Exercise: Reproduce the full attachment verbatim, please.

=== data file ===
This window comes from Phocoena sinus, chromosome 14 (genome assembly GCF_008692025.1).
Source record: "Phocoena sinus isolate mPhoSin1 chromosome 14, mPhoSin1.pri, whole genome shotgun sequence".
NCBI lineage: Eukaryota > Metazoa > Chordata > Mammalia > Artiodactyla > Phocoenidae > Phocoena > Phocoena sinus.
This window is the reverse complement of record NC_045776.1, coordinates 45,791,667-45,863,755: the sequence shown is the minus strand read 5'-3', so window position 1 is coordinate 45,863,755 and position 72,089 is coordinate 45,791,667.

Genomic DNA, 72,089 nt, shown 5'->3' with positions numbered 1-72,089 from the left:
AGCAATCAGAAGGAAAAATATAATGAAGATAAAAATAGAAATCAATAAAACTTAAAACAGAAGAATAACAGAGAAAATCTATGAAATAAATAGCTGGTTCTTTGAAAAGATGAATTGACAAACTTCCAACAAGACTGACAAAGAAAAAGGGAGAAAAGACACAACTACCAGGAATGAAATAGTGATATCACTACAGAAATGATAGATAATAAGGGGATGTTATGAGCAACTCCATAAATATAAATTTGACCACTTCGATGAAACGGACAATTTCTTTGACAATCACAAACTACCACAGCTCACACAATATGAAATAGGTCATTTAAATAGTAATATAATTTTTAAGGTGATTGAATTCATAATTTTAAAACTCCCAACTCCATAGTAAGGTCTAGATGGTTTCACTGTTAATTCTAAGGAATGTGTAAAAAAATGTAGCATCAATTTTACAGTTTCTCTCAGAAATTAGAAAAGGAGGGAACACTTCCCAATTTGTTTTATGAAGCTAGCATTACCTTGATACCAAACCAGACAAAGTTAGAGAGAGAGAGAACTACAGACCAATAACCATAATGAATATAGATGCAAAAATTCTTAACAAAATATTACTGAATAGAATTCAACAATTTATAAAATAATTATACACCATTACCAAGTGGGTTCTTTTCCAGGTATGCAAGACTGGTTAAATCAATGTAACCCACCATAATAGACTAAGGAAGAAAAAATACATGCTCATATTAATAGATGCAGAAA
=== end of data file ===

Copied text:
This window comes from Phocoena sinus, chromosome 14 (genome assembly GCF_008692025.1).
Source record: "Phocoena sinus isolate mPhoSin1 chromosome 14, mPhoSin1.pri, whole genome shotgun sequence".
NCBI lineage: Eukaryota > Metazoa > Chordata > Mammalia > Artiodactyla > Phocoenidae > Phocoena > Phocoena sinus.
This window is the reverse complement of record NC_045776.1, coordinates 45,791,667-45,863,755: the sequence shown is the minus strand read 5'-3', so window position 1 is coordinate 45,863,755 and position 72,089 is coordinate 45,791,667.

Genomic DNA, 72,089 nt, shown 5'->3' with positions numbered 1-72,089 from the left:
AGCAATCAGAAGGAAAAATATAATGAAGATAAAAATAGAAATCAATAAAACTTAAAACAGAAGAATAACAGAGAAAATCTATGAAATAAATAGCTGGTTCTTTGAAAAGATGAATTGACAAACTTCCAACAAGACTGACAAAGAAAAAGGGAGAAAAGACACAACTACCAGGAATGAAATAGTGATATCACTACAGAAATGATAGATAATAAGGGGATGTTATGAGCAACTCCATAAATATAAATTTGACCACTTCGATGAAACGGACAATTTCTTTGACAATCACAAACTACCACAGCTCACACAATATGAAATAGGTCATTTAAATAGTAATATAATTTTTAAGGTGATTGAATTCATAATTTTAAAACTCCCAACTCCATAGTAAGGTCTAGATGGTTTCACTGTTAATTCTAAGGAATGTGTAAAAAAATGTAGCATCAATTTTACAGTTTCTCTCAGAAATTAGAAAAGGAGGGAACACTTCCCAATTTGTTTTATGAAGCTAGCATTACCTTGATACCAAACCAGACAAAGTTAGAGAGAGAGAGAACTACAGACCAATAACCATAATGAATATAGATGCAAAAATTCTTAACAAAATATTACTGAATAGAATTCAACAATTTATAAAATAATTATACACCATTACCAAGTGGGTTCTTTTCCAGGTATGCAAGACTGGTTAAATCAATGTAACCCACCATAATAGACTAAGGAAGAAAAAATACATGCTCATATTAATAGATGCAGAAA